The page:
10 Ultimate High-Low Recipes
Crown roast is the most kingly of pork presentations, but with 15 ribs, it can feed the entire court. It deserves a wine as spicy and intense as its harissa crust. Try a Zinfandel from older vines, like the peppery 2005 Hendry Block 7 ($30).
Spice-Roasted Ribs with Apricot Glaze
A glaze of apricot preserves and smoked paprika makes these sticky-sweet ribs insanely delicious. They pair effortlessly with the fruitiness of a jammy Zinfandel, such as Cline Cellars's 2005 California Zinfandel ($11).
"Cognac, cream and truffle butter—how can you possibly go wrong?" Grace Parisi, F&W Test Kitchen Editor, asks. Here, she combines these three rich ingredients in a decadent sauce for juicy pan-roasted veal chops.
Fontina-Stuffed Veal Meatballs
Melissa Rubel hides a surprise inside each of her tender veal meatballs: a molten cheese center. She opted for Fontina, but you can substitute any cheese that melts easily.
Seafood Pan Roast
Exquisite seafood needs only a quick roast and a simple vinaigrette to bring out its sweet, briny flavors. A zesty Australian Riesling will highlight them even more: Try the minerally 2006 Henschke Julius Eden Valley Riesling ($30).
Fritto Misto with Fennel and Lemons
"Fried" can be fabulous when it's lightly battered seafood served with crispy lemons. This lively fritto misto needs a brightly acidic wine; try an affordable Australian Riesling like the citrusy 2006 Jacob's Creek ($9).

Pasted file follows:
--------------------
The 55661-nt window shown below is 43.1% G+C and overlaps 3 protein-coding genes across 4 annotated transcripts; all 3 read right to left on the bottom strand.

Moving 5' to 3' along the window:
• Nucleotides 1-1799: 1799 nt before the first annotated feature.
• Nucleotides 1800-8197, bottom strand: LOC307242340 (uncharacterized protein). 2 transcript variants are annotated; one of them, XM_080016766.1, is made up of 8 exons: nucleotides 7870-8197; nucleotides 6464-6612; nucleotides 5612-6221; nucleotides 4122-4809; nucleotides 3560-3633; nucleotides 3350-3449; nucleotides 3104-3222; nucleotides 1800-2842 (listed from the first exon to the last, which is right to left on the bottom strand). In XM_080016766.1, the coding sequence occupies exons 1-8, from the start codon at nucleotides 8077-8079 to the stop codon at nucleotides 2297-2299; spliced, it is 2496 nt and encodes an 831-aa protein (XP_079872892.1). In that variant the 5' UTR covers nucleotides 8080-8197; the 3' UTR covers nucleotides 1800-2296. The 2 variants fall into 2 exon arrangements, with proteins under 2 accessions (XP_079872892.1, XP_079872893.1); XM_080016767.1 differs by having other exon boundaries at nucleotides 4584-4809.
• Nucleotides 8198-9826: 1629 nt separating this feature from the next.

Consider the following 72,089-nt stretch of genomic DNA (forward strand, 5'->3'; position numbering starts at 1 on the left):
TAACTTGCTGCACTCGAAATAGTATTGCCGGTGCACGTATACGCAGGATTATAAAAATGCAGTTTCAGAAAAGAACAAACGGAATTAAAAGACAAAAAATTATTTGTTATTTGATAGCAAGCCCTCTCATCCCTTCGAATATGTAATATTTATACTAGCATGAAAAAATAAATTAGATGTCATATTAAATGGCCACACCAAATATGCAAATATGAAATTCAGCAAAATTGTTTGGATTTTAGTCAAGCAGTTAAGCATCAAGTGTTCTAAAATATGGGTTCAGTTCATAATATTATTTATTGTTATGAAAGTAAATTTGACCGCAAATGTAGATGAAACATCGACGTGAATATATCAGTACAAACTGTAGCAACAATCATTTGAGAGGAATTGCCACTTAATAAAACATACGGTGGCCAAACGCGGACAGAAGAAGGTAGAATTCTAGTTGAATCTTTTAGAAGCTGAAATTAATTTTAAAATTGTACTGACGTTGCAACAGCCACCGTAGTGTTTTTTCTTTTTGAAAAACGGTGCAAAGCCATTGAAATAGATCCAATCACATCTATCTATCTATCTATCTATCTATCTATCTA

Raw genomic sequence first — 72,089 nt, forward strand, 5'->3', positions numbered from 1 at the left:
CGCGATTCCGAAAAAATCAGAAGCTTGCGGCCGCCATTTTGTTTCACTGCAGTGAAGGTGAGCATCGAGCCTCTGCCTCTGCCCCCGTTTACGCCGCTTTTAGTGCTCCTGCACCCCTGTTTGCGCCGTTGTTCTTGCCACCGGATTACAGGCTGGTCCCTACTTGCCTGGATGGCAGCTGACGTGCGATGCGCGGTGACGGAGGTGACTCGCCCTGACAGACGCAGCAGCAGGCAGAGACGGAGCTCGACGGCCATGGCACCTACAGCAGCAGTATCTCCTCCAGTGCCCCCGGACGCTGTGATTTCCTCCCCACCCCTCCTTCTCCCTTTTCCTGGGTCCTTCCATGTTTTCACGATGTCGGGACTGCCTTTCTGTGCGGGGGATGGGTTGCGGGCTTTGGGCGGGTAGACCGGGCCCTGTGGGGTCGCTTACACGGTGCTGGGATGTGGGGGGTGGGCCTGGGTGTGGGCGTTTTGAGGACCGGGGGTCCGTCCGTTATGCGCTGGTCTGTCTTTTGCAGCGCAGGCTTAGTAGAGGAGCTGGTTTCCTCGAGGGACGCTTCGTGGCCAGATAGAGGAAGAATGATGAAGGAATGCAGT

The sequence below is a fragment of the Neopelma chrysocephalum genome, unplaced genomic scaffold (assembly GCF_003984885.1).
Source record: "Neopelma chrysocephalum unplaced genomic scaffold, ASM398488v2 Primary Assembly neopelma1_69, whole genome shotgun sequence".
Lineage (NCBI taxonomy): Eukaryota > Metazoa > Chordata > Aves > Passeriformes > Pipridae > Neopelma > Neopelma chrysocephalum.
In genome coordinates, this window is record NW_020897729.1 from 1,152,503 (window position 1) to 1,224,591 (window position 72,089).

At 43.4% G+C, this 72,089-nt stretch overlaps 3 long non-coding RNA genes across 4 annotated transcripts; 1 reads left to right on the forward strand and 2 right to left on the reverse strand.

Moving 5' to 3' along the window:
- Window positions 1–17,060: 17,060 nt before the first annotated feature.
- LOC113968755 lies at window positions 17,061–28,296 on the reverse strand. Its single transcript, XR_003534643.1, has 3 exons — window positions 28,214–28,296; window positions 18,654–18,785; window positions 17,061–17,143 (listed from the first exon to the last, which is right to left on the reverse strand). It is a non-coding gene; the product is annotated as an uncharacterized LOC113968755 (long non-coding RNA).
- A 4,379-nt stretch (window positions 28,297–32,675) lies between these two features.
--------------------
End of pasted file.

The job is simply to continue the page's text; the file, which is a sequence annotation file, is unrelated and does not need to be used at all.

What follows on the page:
Porcini-Potato Cake with Green Salad
Dried porcini mushrooms—which cost about $50 a pound—and aged Gruyère cheese push an ordinary potato pancake into super-deluxe territory. "Sprinkle it with a bit of truffle salt, and it's off the charts," Grace Parisi says.
These overstuffed potatoes prompted a debate in the F&W Test Kitchen: Should they be eaten as a main course (they're certainly big enough) or as a side dish (juicy steak comes to mind)? "Either," Melissa Rubel says. "If you want to make it a side dish, just use a smaller potato and adjust the filling acordingly."
Chocolate Soufflés with Crème Anglais
Top-quality chocolate like Valrhona or Callebaut gives these airy desserts a deep, almost smoky flavor. The bittersweet chocolate matches best with a vintage Port, such as the 2000 Sandeman Vau Vintage Porto ($40).
An ingenious crust made from chocolate wafers turns a simple chocolate pudding into an amazing pie. For an affordable dessert wine to pair with it, try Graham's velvety, super-reliable Six Grapes Reserve Port blend ($23).